This is an intentional offset to keep blow back from coming inside the jeep and wetting carpet from underneath (yes they were intended to have carpet...). The drain holes that aren't like this are in a possition where it has a minimal effect.

In the end I think the idea was you would have moldy capret before rust in that one place...

GoldenSahara00 06-07-2011 10:08 AM

butttt, they could have done that so much easier and more effective. just run a slant on way on the top piece one the other way on the bottom. it would allow to drain but would prevent the blow back. now ill have moldy carpet AND rust ;(

Shelby427 06-07-2011 10:08 AM

Couple of reasons for it. One being crashes. It's designed to fold up in a certain sequence and amount to absorb the impact vs transferring it. Open chamber vs solid construction.
If the lower metal in the tub was welded directly to the upper part, it becomes very strong. And will not collapse as quickly as the box design does. It also contributes to the ride. It can give and flex more so then a ridged double sided panel.

As for water intrusion, well it's a double sided sword. Weld two panels together and then drill a big old hole in em. If the bonehead applying a sealer between the panels isn't paying attention (like the twit who did ours*) water will seep between the panels and rust will eat away from the inside. You won't see it till you put your foot through the floor.

Open box design, allows the water to flow away from the top panel to the bottom. where the engineers figured adding some additional holes in the lower panel will allow the water to drain, and air to get up in there. All fine in a perfect world. Jeeps don't live in a perfect world. Those holes for drains and air flow also allow mud and such to climb up in. Said mud can trap pockets of water, sure eventually they may dry out, but until they do rust can have a jolly good time inside.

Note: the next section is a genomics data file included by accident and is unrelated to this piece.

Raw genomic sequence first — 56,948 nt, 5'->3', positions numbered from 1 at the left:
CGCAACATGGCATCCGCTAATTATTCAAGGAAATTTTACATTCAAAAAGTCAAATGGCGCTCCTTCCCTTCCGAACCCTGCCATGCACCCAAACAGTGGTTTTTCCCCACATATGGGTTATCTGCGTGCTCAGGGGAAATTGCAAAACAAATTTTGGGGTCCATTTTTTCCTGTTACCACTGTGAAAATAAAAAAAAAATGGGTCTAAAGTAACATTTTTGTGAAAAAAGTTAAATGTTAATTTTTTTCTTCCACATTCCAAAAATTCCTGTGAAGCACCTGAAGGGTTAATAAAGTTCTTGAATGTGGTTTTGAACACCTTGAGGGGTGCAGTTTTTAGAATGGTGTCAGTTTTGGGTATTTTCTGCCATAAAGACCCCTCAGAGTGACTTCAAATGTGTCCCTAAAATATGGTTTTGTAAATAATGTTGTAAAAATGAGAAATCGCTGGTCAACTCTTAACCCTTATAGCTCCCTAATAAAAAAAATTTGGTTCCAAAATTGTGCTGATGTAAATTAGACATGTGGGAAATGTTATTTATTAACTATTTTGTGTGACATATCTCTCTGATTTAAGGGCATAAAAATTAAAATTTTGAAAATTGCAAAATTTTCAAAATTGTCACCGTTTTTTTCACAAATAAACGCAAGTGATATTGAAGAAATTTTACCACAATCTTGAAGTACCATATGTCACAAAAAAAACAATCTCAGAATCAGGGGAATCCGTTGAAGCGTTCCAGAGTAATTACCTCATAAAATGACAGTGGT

All you can do is be a little observant when you clean out your jeep. Take the time to get dirty and take a hose to the underside, hitting all those spots. You should have seen all the crap I flushed out of the frame on ours that was just laying in there.
And it was a jeep I really doubt ever saw off road. Just normal highway silt/sand that got collected after a decade of use.

* As for the twit on the assembly line. On ours I pulled the cowl to install the lamps and reseal the fresh air inlet. Anyone who's had one off can see the top half of the cowl is spot welded to the center section. After such a bead of sealer is to be applied to the joint at the flange. Well said twit had a bad day on ours. Laid down a perfect bead. Only it was a 1/2" away from the flange seam. Nope he laid his bead where the flange made the 90 degree turn upwards. Not one drop of sealer on the seam. Well lucky somewhat it never saw salt, so it wasn't too bad. Little wire brush work, some rust eliminator, and a proper application of seam sealer got that handled.

GoldenSahara00 06-07-2011 10:42 AM

so there are holes in the metal piece on the bottom, letting any water that gets into the space between the two sheets drain out?

see I was lookin at this all last night at 10 in the dark with a small led flashlight on my keychain so, it was a bit limited.

Shelby427 06-07-2011 11:06 AM